However, under K.S.A. 38-2247(b), a proceeding that pertains specifically “to the disposition of a child adjudicated to be in need of care” must be closed except to “the parties, the guardian ad litem, interested parties and their attorneys, officers of the court, a court appointed special advocate and the custodian.”  Additional persons may attend if a court determines that their presence during the proceeding “would be in the best interests of the child or the conduct of the proceedings.” K.S.A. 38-2247(b)(1).

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  • Nevada

    Dependency proceedings are generally open, but closure is permitted in certain circumstances, so long as the judge makes specific findings and determines that such closure is in the best interests of the child involved in the proceedings.  See NRS § 432B.430.

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  • New Mexico

    In New Mexico, all abuse and neglect hearings are closed to the general public. NMSA 1978, § 32A-4-20. Accredited representatives of the news media may be present at closed hearings, conditioned on them refraining from divulging information that would identify any child involved in the proceedings or the parent, guardian or custodian of that child. Id. This confidentiality duty survives despite extensive pre-hearing media coverage; thus, if the representatives cannot avoid divulging information that would identify the child, parent, guardian, or custodian, they enjoy no statutory right of access. Albuquerque Journal v. Jewell, 2001-NMSC-005, ¶ 4, 130 N.M. 64, 66, 17 P.3d 437, 439.

    A child subject to an abuse and neglect proceeding that is present at a hearing may object to the presence of the media. NMSA 1978, § 32A-4-20. Further, the court may exclude the media if it finds that the presence of the media is contrary to the best interests of the child. Id. Absent a statutory right of access to the courtroom, it is within the trial court’s discretion under Section 32A-4-20(D) to decide whether to allow the media to attend proceedings. Albuquerque Journal, 2001-NMSC-005, ¶ 5, 130 N.M. at 65. The trial court judge exercises great discretion in this matter. See id.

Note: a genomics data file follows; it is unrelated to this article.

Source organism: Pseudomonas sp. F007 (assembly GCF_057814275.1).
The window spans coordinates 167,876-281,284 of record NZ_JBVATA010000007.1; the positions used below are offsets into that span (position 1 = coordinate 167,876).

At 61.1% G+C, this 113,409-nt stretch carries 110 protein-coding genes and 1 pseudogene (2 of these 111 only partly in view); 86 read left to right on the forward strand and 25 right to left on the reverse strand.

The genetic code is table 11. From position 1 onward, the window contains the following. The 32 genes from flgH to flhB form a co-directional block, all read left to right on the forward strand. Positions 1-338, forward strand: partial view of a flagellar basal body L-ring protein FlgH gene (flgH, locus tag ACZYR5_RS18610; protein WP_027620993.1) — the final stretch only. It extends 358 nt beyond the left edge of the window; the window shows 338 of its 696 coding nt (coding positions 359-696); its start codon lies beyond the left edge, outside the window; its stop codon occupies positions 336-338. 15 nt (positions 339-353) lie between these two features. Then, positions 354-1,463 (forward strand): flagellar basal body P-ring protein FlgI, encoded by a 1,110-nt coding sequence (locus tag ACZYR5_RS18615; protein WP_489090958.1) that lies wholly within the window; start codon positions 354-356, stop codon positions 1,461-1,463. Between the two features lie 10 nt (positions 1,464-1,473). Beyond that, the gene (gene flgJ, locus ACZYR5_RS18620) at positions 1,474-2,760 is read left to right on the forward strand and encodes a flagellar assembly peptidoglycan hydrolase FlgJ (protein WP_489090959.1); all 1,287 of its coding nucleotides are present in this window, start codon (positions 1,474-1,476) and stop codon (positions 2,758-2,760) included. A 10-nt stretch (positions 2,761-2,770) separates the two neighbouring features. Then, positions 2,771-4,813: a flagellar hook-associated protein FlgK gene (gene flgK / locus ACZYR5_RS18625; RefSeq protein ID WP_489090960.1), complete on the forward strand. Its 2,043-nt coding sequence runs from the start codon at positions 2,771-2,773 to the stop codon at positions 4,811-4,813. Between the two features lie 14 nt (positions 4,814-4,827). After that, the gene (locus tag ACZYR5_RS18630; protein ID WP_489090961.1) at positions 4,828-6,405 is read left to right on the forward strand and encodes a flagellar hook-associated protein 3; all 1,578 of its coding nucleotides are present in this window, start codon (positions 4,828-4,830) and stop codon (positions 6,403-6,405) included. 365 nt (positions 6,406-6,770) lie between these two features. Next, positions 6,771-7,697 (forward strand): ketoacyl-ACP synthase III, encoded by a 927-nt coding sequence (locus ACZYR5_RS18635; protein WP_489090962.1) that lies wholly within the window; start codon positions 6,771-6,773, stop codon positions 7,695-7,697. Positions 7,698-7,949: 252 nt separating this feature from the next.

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  • Pennsylvania

    Although “juvenile proceedings have traditionally been closed to the public in most jurisdictions,” the Pennsylvania Superior Court has held that the “constitutional presumption of openness applies to juvenile dependency matters.” In re M.B., 819 A.2d 59, 61 (Pa. Super. 2003). Nevertheless, Pennsylvania has a statute that provides detailed rules on when juvenile hearings and records may be closed, and, under that statute, dependency proceedings are generally closed. See 42 Pa. Cons. Stat. § 6336. In accordance with this statute, the Pennsylvania Superior Court has held that a juvenile dependency matter may be closed where the state can establish a compelling interest in protecting the privacy of the children involved, and no less restrictive means other than total closure are available. In re M.B., 819 A.2d at 66 (holding that dependency proceeding was properly closed even though identities of minors were publicized previously).

    In addition, the Public Access Policy of the Unified Judicial System of Pennsylvania: Case Records of the Appellate and Trial Courts; No. 477 Judicial Administration requires that certain information in judicial filings concerning minors be kept confidential. Such information includes a minor’s name, date of birth, and educational records. See 204 Pa. Code § 213.81.

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  • Wisconsin

    See Wis. Stat. § 48.299(1):

    (a) The general public shall be excluded from hearings under this chapter and from hearings by courts exercising jurisdiction under s. 48.16 [petitions for waiver of parental consent to a minor’s abortion] unless a public fact-finding hearing is demanded by a child through his or her counsel, by an expectant mother through her counsel, or by an unborn child’s guardian ad litem. However, the court shall refuse to grant the public hearing in a proceeding other than a proceeding under s. 48.375(7) [parental consent required prior to abortion], if a parent, guardian, expectant mother, or unborn child’s guardian ad litem objects.

    (ag)      In a proceeding other than a proceeding under s. 48.375(7), if a public hearing is not held, only the parties and their counsel or guardian ad litem, the court-appointed special advocate for the child, the child’s foster parent or other physical custodian described in s. 48.62(2), witnesses, and other persons requested by a party and approved by the court may be present, …. Except in a proceeding under s. 48.375(7), any other person the court finds to have a proper interest in the case or in the work of the court, including a member of the bar or a person engaged in the bona fide research, monitoring, or evaluation of activities conducted under 42 USC 629h, as determined by the director of state courts, may be admitted by the court.